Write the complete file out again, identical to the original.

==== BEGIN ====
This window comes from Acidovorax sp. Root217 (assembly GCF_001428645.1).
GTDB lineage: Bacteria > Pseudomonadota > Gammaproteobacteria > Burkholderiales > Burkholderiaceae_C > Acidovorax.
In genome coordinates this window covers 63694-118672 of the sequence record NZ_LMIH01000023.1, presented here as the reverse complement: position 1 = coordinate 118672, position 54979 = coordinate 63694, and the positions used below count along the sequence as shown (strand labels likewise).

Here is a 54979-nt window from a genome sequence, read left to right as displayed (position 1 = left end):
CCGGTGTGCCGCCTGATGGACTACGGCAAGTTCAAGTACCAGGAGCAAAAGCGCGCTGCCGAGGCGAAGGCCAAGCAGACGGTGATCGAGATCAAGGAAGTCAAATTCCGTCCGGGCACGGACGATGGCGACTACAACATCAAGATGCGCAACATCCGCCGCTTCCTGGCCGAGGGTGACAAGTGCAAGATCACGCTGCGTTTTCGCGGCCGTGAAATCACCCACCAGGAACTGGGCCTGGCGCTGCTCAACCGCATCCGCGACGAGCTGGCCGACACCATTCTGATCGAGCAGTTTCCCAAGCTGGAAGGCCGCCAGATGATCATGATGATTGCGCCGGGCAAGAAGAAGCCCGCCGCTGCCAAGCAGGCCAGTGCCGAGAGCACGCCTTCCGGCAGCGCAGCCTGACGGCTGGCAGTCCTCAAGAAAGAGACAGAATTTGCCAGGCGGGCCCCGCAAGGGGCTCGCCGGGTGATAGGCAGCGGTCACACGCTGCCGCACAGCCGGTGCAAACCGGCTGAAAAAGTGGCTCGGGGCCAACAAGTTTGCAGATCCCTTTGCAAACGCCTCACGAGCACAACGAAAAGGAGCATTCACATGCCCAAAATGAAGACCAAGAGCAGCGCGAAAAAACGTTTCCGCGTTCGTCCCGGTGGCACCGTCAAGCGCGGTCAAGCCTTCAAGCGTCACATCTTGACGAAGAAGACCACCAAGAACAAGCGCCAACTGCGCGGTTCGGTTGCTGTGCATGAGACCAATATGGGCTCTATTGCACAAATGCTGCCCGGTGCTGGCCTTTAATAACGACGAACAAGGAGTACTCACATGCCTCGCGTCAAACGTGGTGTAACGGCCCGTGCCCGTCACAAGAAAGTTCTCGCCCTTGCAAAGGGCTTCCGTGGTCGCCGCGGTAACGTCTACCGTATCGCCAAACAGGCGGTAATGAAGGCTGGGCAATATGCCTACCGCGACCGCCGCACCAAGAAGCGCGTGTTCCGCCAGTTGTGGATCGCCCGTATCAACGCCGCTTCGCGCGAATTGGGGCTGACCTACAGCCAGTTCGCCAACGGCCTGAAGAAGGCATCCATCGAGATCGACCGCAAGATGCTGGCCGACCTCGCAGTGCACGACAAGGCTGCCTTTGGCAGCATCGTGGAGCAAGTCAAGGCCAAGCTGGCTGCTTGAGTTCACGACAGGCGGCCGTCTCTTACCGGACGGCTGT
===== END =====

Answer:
This window comes from Acidovorax sp. Root217 (assembly GCF_001428645.1).
GTDB lineage: Bacteria > Pseudomonadota > Gammaproteobacteria > Burkholderiales > Burkholderiaceae_C > Acidovorax.
In genome coordinates this window covers 63694-118672 of the sequence record NZ_LMIH01000023.1, presented here as the reverse complement: position 1 = coordinate 118672, position 54979 = coordinate 63694, and the positions used below count along the sequence as shown (strand labels likewise).

Here is a 54979-nt window from a genome sequence, read left to right as displayed (position 1 = left end):
CCGGTGTGCCGCCTGATGGACTACGGCAAGTTCAAGTACCAGGAGCAAAAGCGCGCTGCCGAGGCGAAGGCCAAGCAGACGGTGATCGAGATCAAGGAAGTCAAATTCCGTCCGGGCACGGACGATGGCGACTACAACATCAAGATGCGCAACATCCGCCGCTTCCTGGCCGAGGGTGACAAGTGCAAGATCACGCTGCGTTTTCGCGGCCGTGAAATCACCCACCAGGAACTGGGCCTGGCGCTGCTCAACCGCATCCGCGACGAGCTGGCCGACACCATTCTGATCGAGCAGTTTCCCAAGCTGGAAGGCCGCCAGATGATCATGATGATTGCGCCGGGCAAGAAGAAGCCCGCCGCTGCCAAGCAGGCCAGTGCCGAGAGCACGCCTTCCGGCAGCGCAGCCTGACGGCTGGCAGTCCTCAAGAAAGAGACAGAATTTGCCAGGCGGGCCCCGCAAGGGGCTCGCCGGGTGATAGGCAGCGGTCACACGCTGCCGCACAGCCGGTGCAAACCGGCTGAAAAAGTGGCTCGGGGCCAACAAGTTTGCAGATCCCTTTGCAAACGCCTCACGAGCACAACGAAAAGGAGCATTCACATGCCCAAAATGAAGACCAAGAGCAGCGCGAAAAAACGTTTCCGCGTTCGTCCCGGTGGCACCGTCAAGCGCGGTCAAGCCTTCAAGCGTCACATCTTGACGAAGAAGACCACCAAGAACAAGCGCCAACTGCGCGGTTCGGTTGCTGTGCATGAGACCAATATGGGCTCTATTGCACAAATGCTGCCCGGTGCTGGCCTTTAATAACGACGAACAAGGAGTACTCACATGCCTCGCGTCAAACGTGGTGTAACGGCCCGTGCCCGTCACAAGAAAGTTCTCGCCCTTGCAAAGGGCTTCCGTGGTCGCCGCGGTAACGTCTACCGTATCGCCAAACAGGCGGTAATGAAGGCTGGGCAATATGCCTACCGCGACCGCCGCACCAAGAAGCGCGTGTTCCGCCAGTTGTGGATCGCCCGTATCAACGCCGCTTCGCGCGAATTGGGGCTGACCTACAGCCAGTTCGCCAACGGCCTGAAGAAGGCATCCATCGAGATCGACCGCAAGATGCTGGCCGACCTCGCAGTGCACGACAAGGCTGCCTTTGGCAGCATCGTGGAGCAAGTCAAGGCCAAGCTGGCTGCTTGAGTTCACGACAGGCGGCCGTCTCTTACCGGACGGCTGT